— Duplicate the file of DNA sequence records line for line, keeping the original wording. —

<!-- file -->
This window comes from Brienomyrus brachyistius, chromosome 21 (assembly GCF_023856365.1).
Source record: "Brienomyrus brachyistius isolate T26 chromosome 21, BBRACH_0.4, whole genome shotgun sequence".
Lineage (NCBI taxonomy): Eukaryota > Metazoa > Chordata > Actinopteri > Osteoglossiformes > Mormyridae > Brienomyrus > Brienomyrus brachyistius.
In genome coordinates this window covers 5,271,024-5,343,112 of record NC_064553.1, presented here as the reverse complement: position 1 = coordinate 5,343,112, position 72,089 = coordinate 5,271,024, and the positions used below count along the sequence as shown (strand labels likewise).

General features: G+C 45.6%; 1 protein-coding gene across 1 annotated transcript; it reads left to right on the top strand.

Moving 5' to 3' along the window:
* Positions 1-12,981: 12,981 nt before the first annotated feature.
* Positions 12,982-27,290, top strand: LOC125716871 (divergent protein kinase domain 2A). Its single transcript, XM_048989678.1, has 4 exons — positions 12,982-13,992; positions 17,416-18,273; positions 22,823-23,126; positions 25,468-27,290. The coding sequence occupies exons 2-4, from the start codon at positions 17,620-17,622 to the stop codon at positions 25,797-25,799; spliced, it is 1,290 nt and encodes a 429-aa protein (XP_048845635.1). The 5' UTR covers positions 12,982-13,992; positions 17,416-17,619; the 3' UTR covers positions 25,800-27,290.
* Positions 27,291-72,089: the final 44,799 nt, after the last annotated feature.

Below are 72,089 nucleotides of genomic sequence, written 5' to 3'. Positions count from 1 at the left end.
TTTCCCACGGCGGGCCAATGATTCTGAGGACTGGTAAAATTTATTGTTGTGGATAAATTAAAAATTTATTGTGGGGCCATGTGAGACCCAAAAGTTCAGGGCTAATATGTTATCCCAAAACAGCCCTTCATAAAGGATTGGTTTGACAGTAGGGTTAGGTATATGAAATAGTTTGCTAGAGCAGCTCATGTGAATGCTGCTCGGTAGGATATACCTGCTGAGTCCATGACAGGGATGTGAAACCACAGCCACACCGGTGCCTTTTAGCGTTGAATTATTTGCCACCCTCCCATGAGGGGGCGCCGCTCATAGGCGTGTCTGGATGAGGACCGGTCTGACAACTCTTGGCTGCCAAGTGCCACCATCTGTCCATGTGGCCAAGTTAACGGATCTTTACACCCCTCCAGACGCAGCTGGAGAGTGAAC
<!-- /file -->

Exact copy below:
This window comes from Brienomyrus brachyistius, chromosome 21 (assembly GCF_023856365.1).
Source record: "Brienomyrus brachyistius isolate T26 chromosome 21, BBRACH_0.4, whole genome shotgun sequence".
Lineage (NCBI taxonomy): Eukaryota > Metazoa > Chordata > Actinopteri > Osteoglossiformes > Mormyridae > Brienomyrus > Brienomyrus brachyistius.
In genome coordinates this window covers 5,271,024-5,343,112 of record NC_064553.1, presented here as the reverse complement: position 1 = coordinate 5,343,112, position 72,089 = coordinate 5,271,024, and the positions used below count along the sequence as shown (strand labels likewise).

General features: G+C 45.6%; 1 protein-coding gene across 1 annotated transcript; it reads left to right on the top strand.

Moving 5' to 3' along the window:
* Positions 1-12,981: 12,981 nt before the first annotated feature.
* Positions 12,982-27,290, top strand: LOC125716871 (divergent protein kinase domain 2A). Its single transcript, XM_048989678.1, has 4 exons — positions 12,982-13,992; positions 17,416-18,273; positions 22,823-23,126; positions 25,468-27,290. The coding sequence occupies exons 2-4, from the start codon at positions 17,620-17,622 to the stop codon at positions 25,797-25,799; spliced, it is 1,290 nt and encodes a 429-aa protein (XP_048845635.1). The 5' UTR covers positions 12,982-13,992; positions 17,416-17,619; the 3' UTR covers positions 25,800-27,290.
* Positions 27,291-72,089: the final 44,799 nt, after the last annotated feature.

Below are 72,089 nucleotides of genomic sequence, written 5' to 3'. Positions count from 1 at the left end.
TTTCCCACGGCGGGCCAATGATTCTGAGGACTGGTAAAATTTATTGTTGTGGATAAATTAAAAATTTATTGTGGGGCCATGTGAGACCCAAAAGTTCAGGGCTAATATGTTATCCCAAAACAGCCCTTCATAAAGGATTGGTTTGACAGTAGGGTTAGGTATATGAAATAGTTTGCTAGAGCAGCTCATGTGAATGCTGCTCGGTAGGATATACCTGCTGAGTCCATGACAGGGATGTGAAACCACAGCCACACCGGTGCCTTTTAGCGTTGAATTATTTGCCACCCTCCCATGAGGGGGCGCCGCTCATAGGCGTGTCTGGATGAGGACCGGTCTGACAACTCTTGGCTGCCAAGTGCCACCATCTGTCCATGTGGCCAAGTTAACGGATCTTTACACCCCTCCAGACGCAGCTGGAGAGTGAAC